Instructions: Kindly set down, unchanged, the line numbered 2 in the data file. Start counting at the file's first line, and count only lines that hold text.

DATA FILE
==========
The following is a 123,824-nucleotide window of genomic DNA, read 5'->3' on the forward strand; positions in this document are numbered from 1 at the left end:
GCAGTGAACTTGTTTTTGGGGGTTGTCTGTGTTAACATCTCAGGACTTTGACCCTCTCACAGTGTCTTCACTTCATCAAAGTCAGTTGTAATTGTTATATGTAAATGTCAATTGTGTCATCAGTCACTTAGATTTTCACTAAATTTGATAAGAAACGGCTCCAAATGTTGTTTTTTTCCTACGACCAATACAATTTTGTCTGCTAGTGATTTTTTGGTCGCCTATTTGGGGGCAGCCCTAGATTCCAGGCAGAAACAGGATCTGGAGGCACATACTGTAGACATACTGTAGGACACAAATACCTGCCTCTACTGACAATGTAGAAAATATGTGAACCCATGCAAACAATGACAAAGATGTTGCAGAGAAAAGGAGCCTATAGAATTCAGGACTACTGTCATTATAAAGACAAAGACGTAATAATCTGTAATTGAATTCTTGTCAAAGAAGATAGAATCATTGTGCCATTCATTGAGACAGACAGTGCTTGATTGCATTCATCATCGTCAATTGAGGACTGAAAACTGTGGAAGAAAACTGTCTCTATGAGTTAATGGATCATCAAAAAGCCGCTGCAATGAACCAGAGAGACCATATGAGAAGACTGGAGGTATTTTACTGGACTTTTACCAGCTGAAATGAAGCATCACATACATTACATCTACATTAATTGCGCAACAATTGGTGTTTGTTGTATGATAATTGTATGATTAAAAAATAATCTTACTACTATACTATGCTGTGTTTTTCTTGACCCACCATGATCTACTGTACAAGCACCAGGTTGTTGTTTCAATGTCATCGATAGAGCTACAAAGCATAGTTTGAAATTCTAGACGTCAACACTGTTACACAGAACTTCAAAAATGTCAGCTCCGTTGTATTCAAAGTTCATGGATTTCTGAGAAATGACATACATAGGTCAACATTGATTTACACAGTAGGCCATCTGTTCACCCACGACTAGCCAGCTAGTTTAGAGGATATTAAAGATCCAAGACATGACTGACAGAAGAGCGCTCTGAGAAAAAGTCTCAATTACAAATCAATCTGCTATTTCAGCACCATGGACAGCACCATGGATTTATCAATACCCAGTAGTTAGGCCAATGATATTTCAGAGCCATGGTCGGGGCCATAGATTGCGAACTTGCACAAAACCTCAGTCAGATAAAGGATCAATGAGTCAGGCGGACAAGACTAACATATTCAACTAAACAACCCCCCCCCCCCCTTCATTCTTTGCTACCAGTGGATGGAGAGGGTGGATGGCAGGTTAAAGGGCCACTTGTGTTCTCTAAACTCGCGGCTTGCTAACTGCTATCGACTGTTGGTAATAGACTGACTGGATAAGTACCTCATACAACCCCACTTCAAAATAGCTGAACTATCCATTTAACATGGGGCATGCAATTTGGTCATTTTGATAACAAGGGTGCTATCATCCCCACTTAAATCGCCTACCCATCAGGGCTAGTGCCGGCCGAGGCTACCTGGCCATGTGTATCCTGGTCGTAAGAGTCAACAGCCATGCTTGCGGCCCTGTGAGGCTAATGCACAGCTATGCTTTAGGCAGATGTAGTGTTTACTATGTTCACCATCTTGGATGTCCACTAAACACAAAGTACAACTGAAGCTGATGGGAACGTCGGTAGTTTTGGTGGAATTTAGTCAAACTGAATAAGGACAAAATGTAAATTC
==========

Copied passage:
GCAGTGAACTTGTTTTTGGGGGTTGTCTGTGTTAACATCTCAGGACTTTGACCCTCTCACAGTGTCTTCACTTCATCAAAGTCAGTTGTAATTGTTATATGTAAATGTCAATTGTGTCATCAGTCACTTAGATTTTCACTAAATTTGATAAGAAACGGCTCCAAATGTTGTTTTTTTCCTACGACCAATACAATTTTGTCTGCTAGTGATTTTTTGGTCGCCTATTTGGGGGCAGCCCTAGATTCCAGGCAGAAACAGGATCTGGAGGCACATACTGTAGACATACTGTAGGACACAAATACCTGCCTCTACTGACAATGTAGAAAATATGTGAACCCATGCAAACAATGACAAAGATGTTGCAGAGAAAAGGAGCCTATAGAATTCAGGACTACTGTCATTATAAAGACAAAGACGTAATAATCTGTAATTGAATTCTTGTCAAAGAAGATAGAATCATTGTGCCATTCATTGAGACAGACAGTGCTTGATTGCATTCATCATCGTCAATTGAGGACTGAAAACTGTGGAAGAAAACTGTCTCTATGAGTTAATGGATCATCAAAAAGCCGCTGCAATGAACCAGAGAGACCATATGAGAAGACTGGAGGTATTTTACTGGACTTTTACCAGCTGAAATGAAGCATCACATACATTACATCTACATTAATTGCGCAACAATTGGTGTTTGTTGTATGATAATTGTATGATTAAAAAATAATCTTACTACTATACTATGCTGTGTTTTTCTTGACCCACCATGATCTACTGTACAAGCACCAGGTTGTTGTTTCAATGTCATCGATAGAGCTACAAAGCATAGTTTGAAATTCTAGACGTCAACACTGTTACACAGAACTTCAAAAATGTCAGCTCCGTTGTATTCAAAGTTCATGGATTTCTGAGAAATGACATACATAGGTCAACATTGATTTACACAGTAGGCCATCTGTTCACCCACGACTAGCCAGCTAGTTTAGAGGATATTAAAGATCCAAGACATGACTGACAGAAGAGCGCTCTGAGAAAAAGTCTCAATTACAAATCAATCTGCTATTTCAGCACCATGGACAGCACCATGGATTTATCAATACCCAGTAGTTAGGCCAATGATATTTCAGAGCCATGGTCGGGGCCATAGATTGCGAACTTGCACAAAACCTCAGTCAGATAAAGGATCAATGAGTCAGGCGGACAAGACTAACATATTCAACTAAACAACCCCCCCCCCCCCTTCATTCTTTGCTACCAGTGGATGGAGAGGGTGGATGGCAGGTTAAAGGGCCACTTGTGTTCTCTAAACTCGCGGCTTGCTAACTGCTATCGACTGTTGGTAATAGACTGACTGGATAAGTACCTCATACAACCCCACTTCAAAATAGCTGAACTATCCATTTAACATGGGGCATGCAATTTGGTCATTTTGATAACAAGGGTGCTATCATCCCCACTTAAATCGCCTACCCATCAGGGCTAGTGCCGGCCGAGGCTACCTGGCCATGTGTATCCTGGTCGTAAGAGTCAACAGCCATGCTTGCGGCCCTGTGAGGCTAATGCACAGCTATGCTTTAGGCAGATGTAGTGTTTACTATGTTCACCATCTTGGATGTCCACTAAACACAAAGTACAACTGAAGCTGATGGGAACGTCGGTAGTTTTGGTGGAATTTAGTCAAACTGAATAAGGACAAAATGTAAATTC